Major stock indexes in Asia closed higher on Friday despite fresh overnight uncertainties surrounding the ongoing U.S.-China trade negotiations.
The mainland Chinese markets, watched in relation to Beijing's trade fight with Washington, mostly advanced: The Shanghai composite gained around 0.39 percent to close at about 2,601.72. The Shenzhen component rose 0.29 percent to finish its trading week at approximately 7,595.45 while the Shenzhen composite shed earlier gains to close 0.176 percent lower at about 1,319.97.
Hong Kong's Hang Seng index gained 1.65 percent to 27,569.19. Shares of Chinese tech juggernaut Tencent bounced 4.12 percent on the back of the company receiving approvals for two new games after months of waiting.
"This is a fourth round of approvals and finally Tencent get two games, I think investors will view this as a good sign that (the) China government is finally approving some games for Tencent," Jackson Wong, associate director at Huarong International Securities, told CNBC's "Street Signs" on Friday.
"Approval for Tencent's games is very important because unlike other gaming companies, Tencent can utilize or monetize their games very well," Wong said, in reference to the tech giant's ability to make money from its games.
The Nikkei 225 in Japan added about 0.97 percent to close at 20,773.56 while the Topix index gained 0.87 percent to finish its trading day at 1,566.10. Shares of conglomerate Softbank Group rose 1.83 percent.
Before the market open, official data showed core consumer prices in Tokyo rose 1.1 percent on-year in January, beating an estimated 0.9 percent increase predicted in a Reuters poll. The inflation measure accounts for oil products but does not include fresh food prices.
In Australia, the rose 0.68 percent to close at 5,905.60, with most sectors seeing gains.
The heavily-weighted financial subindex added about 0.37 percent as shares of the country's so-called Big Four Banks gained. Australia and New Zealand Banking Group was up 1.04 percent, Commonwealth Bank of Australia rose fractionally, Westpac advanced 0.62 percent and National Australia Bank added 0.65 percent.
"Global financial markets continue to crave certainty on a number of issues and are still finding trends hard to come by as they are pushed and pulled in either direction on an almost daily basis," analysts at Rakuten Securities Australia said in a morning note.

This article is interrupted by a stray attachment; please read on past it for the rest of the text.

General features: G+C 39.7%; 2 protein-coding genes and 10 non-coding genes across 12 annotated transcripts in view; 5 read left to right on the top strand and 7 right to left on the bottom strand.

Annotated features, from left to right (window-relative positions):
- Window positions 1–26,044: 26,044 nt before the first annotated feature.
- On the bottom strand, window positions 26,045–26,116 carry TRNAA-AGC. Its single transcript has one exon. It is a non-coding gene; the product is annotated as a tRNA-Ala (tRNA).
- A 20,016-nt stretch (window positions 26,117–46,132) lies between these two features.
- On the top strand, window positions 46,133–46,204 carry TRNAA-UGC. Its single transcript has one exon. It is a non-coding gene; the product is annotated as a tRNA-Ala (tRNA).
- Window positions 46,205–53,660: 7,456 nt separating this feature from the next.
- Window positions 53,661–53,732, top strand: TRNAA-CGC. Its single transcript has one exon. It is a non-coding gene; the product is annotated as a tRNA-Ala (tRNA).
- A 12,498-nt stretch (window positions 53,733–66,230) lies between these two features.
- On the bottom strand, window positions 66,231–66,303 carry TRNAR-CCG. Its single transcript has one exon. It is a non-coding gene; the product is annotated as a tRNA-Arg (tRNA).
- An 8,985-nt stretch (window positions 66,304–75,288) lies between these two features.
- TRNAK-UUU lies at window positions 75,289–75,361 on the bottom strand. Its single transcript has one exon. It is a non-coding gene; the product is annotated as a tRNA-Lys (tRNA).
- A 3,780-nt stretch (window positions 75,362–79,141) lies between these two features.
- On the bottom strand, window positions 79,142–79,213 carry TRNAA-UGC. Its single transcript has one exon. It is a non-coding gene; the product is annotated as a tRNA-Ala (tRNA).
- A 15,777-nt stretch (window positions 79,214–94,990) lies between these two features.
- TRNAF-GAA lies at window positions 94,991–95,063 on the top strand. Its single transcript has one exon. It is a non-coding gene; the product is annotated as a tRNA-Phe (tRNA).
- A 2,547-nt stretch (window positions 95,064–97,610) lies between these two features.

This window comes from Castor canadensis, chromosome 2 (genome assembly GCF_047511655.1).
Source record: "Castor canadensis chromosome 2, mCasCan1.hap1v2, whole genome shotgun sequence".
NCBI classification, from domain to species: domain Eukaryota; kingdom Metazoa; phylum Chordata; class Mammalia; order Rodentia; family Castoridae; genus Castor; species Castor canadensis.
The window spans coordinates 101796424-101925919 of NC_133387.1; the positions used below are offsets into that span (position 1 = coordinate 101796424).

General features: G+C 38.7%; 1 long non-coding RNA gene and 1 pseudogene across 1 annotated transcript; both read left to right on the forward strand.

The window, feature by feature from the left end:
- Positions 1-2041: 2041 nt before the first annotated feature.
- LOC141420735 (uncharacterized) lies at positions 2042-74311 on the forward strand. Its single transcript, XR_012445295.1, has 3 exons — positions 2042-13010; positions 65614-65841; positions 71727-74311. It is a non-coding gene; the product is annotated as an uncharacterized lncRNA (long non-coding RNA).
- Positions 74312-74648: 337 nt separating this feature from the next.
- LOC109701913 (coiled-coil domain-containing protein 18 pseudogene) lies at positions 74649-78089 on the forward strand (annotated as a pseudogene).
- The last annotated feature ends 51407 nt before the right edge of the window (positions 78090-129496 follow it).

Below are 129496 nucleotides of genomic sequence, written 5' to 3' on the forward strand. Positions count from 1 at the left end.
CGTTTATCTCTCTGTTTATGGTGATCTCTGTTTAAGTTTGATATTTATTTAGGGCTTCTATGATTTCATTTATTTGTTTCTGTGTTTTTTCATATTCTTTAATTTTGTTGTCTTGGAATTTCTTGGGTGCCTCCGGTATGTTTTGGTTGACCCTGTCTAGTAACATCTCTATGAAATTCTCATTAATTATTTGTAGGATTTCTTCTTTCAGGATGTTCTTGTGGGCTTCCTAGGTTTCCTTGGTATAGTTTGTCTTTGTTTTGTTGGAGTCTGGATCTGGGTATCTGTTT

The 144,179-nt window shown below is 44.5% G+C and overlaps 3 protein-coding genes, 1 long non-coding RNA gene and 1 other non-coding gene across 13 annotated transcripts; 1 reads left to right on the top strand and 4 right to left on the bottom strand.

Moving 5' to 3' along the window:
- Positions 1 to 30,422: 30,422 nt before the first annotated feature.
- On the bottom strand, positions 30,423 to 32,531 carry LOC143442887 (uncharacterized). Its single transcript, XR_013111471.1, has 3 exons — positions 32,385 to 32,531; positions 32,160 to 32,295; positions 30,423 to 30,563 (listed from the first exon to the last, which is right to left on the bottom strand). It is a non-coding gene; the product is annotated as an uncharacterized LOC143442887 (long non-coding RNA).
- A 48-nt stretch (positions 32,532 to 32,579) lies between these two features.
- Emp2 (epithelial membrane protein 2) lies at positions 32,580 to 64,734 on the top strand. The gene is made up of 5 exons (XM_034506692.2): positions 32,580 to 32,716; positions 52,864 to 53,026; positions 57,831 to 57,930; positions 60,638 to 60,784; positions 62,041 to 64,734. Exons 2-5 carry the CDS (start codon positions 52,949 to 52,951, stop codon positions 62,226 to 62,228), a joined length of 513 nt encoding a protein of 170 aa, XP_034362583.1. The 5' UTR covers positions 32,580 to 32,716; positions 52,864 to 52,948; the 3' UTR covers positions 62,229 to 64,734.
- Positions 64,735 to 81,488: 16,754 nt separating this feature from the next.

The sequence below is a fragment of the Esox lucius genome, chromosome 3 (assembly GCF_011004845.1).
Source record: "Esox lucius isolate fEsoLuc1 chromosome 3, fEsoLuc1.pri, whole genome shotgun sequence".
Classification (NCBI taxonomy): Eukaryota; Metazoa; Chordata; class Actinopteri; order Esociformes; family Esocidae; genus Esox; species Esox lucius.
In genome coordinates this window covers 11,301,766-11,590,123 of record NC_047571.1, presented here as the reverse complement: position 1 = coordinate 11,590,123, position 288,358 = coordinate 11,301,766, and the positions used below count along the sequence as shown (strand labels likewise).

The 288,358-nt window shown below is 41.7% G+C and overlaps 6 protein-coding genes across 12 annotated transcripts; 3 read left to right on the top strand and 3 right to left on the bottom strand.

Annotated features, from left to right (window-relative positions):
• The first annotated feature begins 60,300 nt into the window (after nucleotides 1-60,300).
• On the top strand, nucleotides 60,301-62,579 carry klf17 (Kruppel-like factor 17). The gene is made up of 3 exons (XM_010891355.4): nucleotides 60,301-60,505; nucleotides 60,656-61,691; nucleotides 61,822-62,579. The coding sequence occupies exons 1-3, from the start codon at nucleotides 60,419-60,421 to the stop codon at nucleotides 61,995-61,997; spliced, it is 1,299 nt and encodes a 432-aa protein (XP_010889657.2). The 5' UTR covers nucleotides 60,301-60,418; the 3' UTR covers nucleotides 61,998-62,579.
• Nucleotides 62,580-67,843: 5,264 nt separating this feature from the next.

U.S. Commerce Secretary Wilbur Ross said on Thursday that China and the U.S. were not close to striking a trade deal. He told CNBC's "Squawk Box" that the U.S. is "miles and miles" from a trade deal with China, adding the two countries have "lots and lots of issues."
Ross' comments come as China and the U.S. are racing to strike a trade deal by early-March. If they don't, additional U.S. tariffs on Chinese goods will come into effect. The two economic powerhouses have been engaged in an ongoing trade fight since last year.
"I think there are fundamental differences here between ... the two largest economies in the world," Jonathan Pain, author of The Pain Report, told CNBC on Thursday.
Recalling U.S. Vice President Mike Pence's speech at Washington's Hudson Institute last year, Pain said Pence's words "basically told me that the United States and China are engaged in a long-term economic war."
"My personal view is that (U.S. President) Donald Trump actually wants to do a deal, and we also know the Chinese want to do a deal," he said. "I think the critical issue is, will Donald Trump be able to tame the trade hawks?"
Chinese Vice Premier Liu He is set for a scheduled visit to the U.S. next week for high level talks.
In overnight market action on Wall Street, the Dow Jones Industrial Average slipped 22.38 points to close at 24,553.24 while the advanced around 0.14 percent to finish its trading day at 2,642.33. The Nasdaq Composite gained 0.68 percent to close at 7,073.46.
The U.S. dollar index, which tracks the greenback against a basket of its peers, was at 96.432 after seeing a session low of 96.357 earlier.
The gained 0.37 percent to $1.3112 during Asian hours, as Prime Minister Theresa May attempts to win over U.K. lawmakers with tweaks to her much-maligned Brexit deal before the Mar. 29 deadline. As things stand, the legal default is that the United Kingdom will leave the EU with no agreed deal on trade, laws or travel.
— Reuters contributed to this report.